February 12, 2013 at 6:01 pm Link

    Probably what is likely to happen is what you suggest, Al–Salem, Olympia, and Washington DC will make it happen; and the bridge specified in the FEIS (lifted up by about 20′ or so) will get built, including an extension of the Yellow Line into Vancouver. Vancouverites will discover that MAX doesn’t deliver rampaging hordes of rampaging felons into their bucolic burg; life will go on. Traffic on I-5 will still suck. Gas prices will do what they do.

    It appears the Oregon Legislature is unlikely to say no, though the current scuttlebutt is that the Leg will simply direct the state/ODOT to go full steam ahead, but will delay the question of funding to the next biennium. How that would effect the politics of things–will the Feds release their share without local funding secure (i.e. appropriated), I don’t know. And of course, a gubernatorial election in Oregon will be held in 2014–and Kitzhaber, if he is thinking of a fourth term, will likely have a heck of a time defending his left flank.

  11. dwainedibbly
    February 12, 2013 at 6:08 pm Link

    Kitzhaber needs to get primaried.

    It isn’t about forcing people in Vancouver to use transit, it’s about giving people in Vancouver the option of using transit. Some fraction must want to do that. Let them. It will make more room on the road for those who want to drive.

  12. al m
    February 12, 2013 at 7:25 pm Link

    BTW-I have always thought MAX to Vancouver was a good idea.
    Makes a lot more sense than MAX to a cow town.

  13. Chris I
    February 12, 2013 at 8:18 pm Link

    We’re not trying to force Vancouver residents to take MAX or ride their bikes. I honestly don’t care how they get around; that is their business. What I don’t want to do, is have my state spend $500 million of our tax dollars to “fix” a problem that does not exist.

    There will always be congestion on I-5, and on all of our freeways. We cannot build out way out of congestion; no one has been able to do this. Ever.

    This isn’t the most dangerous stretch of road in the state, and these aren’t the most dangerous, or earthquake-prone bridges in the state.

    All of the supposed reasons for the CRC are deeply flawed. I think a simple bridge replacement (added lane capacity on the span, but not on connecting sections) would be supported by both sides of the river. If Oregon’s contribution was $200 million or less, with no added lane capacity, with no mass transit, with no tolling, there wouldn’t be as much contention. This project, as currently planned, has to be stopped.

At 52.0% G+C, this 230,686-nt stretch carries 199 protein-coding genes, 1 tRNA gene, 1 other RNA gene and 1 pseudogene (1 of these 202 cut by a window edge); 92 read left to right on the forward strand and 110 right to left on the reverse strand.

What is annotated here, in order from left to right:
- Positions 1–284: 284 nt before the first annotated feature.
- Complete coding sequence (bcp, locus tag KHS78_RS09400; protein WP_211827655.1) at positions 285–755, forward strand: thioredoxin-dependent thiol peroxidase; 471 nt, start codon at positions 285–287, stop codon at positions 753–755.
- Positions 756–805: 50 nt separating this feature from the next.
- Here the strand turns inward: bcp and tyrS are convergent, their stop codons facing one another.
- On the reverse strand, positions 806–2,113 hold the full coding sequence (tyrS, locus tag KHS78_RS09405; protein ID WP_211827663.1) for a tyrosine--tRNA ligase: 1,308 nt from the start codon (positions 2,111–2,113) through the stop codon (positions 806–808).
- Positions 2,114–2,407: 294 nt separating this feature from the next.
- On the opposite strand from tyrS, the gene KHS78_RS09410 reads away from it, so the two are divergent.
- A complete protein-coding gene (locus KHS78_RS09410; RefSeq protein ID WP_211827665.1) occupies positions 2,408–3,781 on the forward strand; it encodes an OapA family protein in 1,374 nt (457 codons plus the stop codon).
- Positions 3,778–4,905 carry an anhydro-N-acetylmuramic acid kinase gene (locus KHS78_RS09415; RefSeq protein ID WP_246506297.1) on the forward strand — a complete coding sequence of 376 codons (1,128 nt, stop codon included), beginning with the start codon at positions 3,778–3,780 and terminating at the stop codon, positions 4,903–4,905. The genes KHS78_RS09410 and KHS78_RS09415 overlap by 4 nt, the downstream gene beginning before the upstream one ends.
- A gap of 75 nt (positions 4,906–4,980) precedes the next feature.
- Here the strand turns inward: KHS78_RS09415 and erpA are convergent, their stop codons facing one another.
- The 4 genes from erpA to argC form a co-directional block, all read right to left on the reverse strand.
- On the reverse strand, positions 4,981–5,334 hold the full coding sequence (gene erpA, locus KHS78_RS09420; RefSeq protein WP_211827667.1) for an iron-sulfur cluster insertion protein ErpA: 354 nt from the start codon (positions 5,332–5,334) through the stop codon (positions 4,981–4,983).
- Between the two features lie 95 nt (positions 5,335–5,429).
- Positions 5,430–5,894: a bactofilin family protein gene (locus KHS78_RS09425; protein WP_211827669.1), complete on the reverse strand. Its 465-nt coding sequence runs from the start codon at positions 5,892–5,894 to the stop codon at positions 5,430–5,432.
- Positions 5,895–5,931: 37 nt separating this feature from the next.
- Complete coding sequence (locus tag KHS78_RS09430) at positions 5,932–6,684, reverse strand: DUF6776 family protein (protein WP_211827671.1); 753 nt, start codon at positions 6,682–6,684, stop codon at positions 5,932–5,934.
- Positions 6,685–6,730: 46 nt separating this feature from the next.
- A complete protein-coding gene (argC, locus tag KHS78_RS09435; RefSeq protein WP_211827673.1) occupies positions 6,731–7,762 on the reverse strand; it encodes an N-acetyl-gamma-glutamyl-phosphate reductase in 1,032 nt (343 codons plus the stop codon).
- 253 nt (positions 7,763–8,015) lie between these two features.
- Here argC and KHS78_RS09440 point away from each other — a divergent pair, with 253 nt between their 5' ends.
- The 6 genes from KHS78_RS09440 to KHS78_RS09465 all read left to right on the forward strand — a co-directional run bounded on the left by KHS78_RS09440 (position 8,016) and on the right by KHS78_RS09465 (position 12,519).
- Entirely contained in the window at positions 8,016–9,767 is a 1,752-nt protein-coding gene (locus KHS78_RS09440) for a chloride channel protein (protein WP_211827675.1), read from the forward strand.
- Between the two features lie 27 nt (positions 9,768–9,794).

14. Douglas K.
    February 12, 2013 at 9:18 pm Link

    Would the legislature’s action be subject to a referral to a direct vote of the people? Back in 1996, the S/N light rail line was killed because the state funding component was taken to a statewide vote — because people outside the Metro area didn’t want state money going for a Portland project. In the case of the CRC seems to me there’s something for everyone to hate — a gigantic freeway to piss off liberals, light rail to annoy conservatives, the threat of tolls on a currently “free” bridge to rally the shunpikes. And unlike the 1996 light rail measure (which was part of a statewide package of transportation projects), this project WILL drain money from projects all over the state for years to come. I don’t see why it would get a single “yes” vote outside the Metro area.

    It seems to me that if opponents can’t stop this boondoggle in the legislature, they might be able to take whatever the legislature passes to the ballot box.

  15. D Blume
    February 13, 2013 at 3:48 am Link

    Why should Oregonians spend 400 plus million dollars building a bridge to encourage even more people to move across the river and make it more convenient to do so. We have our own more critical needs to fund here in Oregon. The CRC plan was hatched almost 10 years ago before the recession when money was no object. Today is a different reality and we simply cannot afford this luxury.

    As just one example of in-state needs, the state of Oregon cannot even afford 10 or 15 million dollars to make it safe for pedestrians and cyclists to cross Barbur Boulevard bridges between Terwilliger and Hamilton.

  16. Nathanael
    February 13, 2013 at 9:05 am Link

    Best of luck to those trying to kill this. It really does have something for everyone to hate.

    I bet one of the competing, half-as-expensive, plans such as the Common Sense Alternative could be funded easily. Each bridge would have a different source of funding. The alterations to the BNSF bridge would be funded by the Feds and the ports (because it benefits shipping and freight transportation). The Hayden Island arterial/LRT bridge would be funded by Portland. The “rail and truck bridge” would get federal funding, and could get Washington State funding too. The seismic upgrades to the I-5 bridge would get federal, WA, and OR funding. The Vancouver arterial/LRT bridge could be funded by Portland, or by Vancouver if they decided to stop panicking about light rail.

  17. Nathanael
    February 13, 2013 at 9:08 am Link

    “EngineerScotty Says:

    Probably what is likely to happen is what you suggest, Al–Salem, Olympia, and Washington DC will make it happen; and the bridge specified in the FEIS (lifted up by about 20′ or so) will get built, including an extension of the Yellow Line into Vancouver. Vancouverites will discover that MAX doesn’t deliver rampaging hordes of rampaging felons into their bucolic burg; life will go on. Traffic on I-5 will still suck. Gas prices will do what they do.”